Multi-Scale Modelling Efforts for Diblock Copolymers
Sharon Loverde1, Vanessa Ortiz, Dennis E. Discher2, and Michael Klein3. (1) Department of Chemical and Biomolecular Engineering, University of Pennsylvania, Philadelphia, PA 19103, (2) Chemical and Biomolecular Engineering, University of Pennsylvania, Room 129 Towne Building, 220 South 33rd Street, Philadelphia, PA 19104-6393, (3) Center for Molecular Modeling, University of Pennsylvania, Philadelphia, PA 19103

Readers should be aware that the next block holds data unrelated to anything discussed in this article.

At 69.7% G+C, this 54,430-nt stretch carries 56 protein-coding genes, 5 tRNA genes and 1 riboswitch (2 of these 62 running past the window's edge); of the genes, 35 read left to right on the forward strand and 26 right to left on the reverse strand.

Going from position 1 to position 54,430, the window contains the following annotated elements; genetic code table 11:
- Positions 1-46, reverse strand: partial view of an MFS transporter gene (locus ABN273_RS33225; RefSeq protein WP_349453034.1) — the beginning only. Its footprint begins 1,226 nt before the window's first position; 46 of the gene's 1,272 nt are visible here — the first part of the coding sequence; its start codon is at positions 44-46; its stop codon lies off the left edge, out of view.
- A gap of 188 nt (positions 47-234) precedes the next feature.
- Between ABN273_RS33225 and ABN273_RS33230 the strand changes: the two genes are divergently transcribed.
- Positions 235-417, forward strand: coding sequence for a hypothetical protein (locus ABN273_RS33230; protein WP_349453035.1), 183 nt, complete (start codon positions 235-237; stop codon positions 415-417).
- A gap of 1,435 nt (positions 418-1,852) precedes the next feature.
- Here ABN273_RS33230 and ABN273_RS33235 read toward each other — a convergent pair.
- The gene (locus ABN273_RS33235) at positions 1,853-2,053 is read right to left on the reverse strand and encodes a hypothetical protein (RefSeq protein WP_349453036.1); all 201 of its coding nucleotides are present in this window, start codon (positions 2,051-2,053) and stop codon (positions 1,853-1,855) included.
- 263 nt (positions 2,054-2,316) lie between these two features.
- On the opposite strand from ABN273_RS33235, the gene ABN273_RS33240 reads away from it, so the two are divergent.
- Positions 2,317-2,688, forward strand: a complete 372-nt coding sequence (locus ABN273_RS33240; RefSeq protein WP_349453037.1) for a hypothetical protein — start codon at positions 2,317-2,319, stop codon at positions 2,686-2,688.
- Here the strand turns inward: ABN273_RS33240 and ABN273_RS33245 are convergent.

Amphiphilic block copolymers self-assemble into vesicles and worm-like micelles in the aqueous phase with several unique characteristics--high stability and morphological tunability, as well efficient integration of hydrophobic drugs. In this simulation study, the thermodynamic stability of worm-like micelles are examined using a complete multiscale modelling effort -- starting from atomistic molecular dynamics that are matched with coarser models, and then progressing to mesoscopic simulations of entire worm-like micelles. Several key issues are addressed: assembly and disassembly, equilibrium scaling of the core size with the hydrophobic length of the copolymer, as well as dynamic limitations on time scales of DPD (dissipative particle dynamics). To begin with, examinations of the phase stability of the micelles probe the worm to spherical micelle crossover region. Fundamental properties of the copolymers in the micelles—including the radius of gyration, end to end distance, as well as the diffusional behavior—are examined. Simple polydisperse mixtures are then used to gain insight into the coupling between local curvature and concentration, as well as the stability of the micelles. Break-up of these mixed assemblies proceeds through dynamic undulation and budding from the end-cap region of the worm-micelles, in agreement with experimental observations.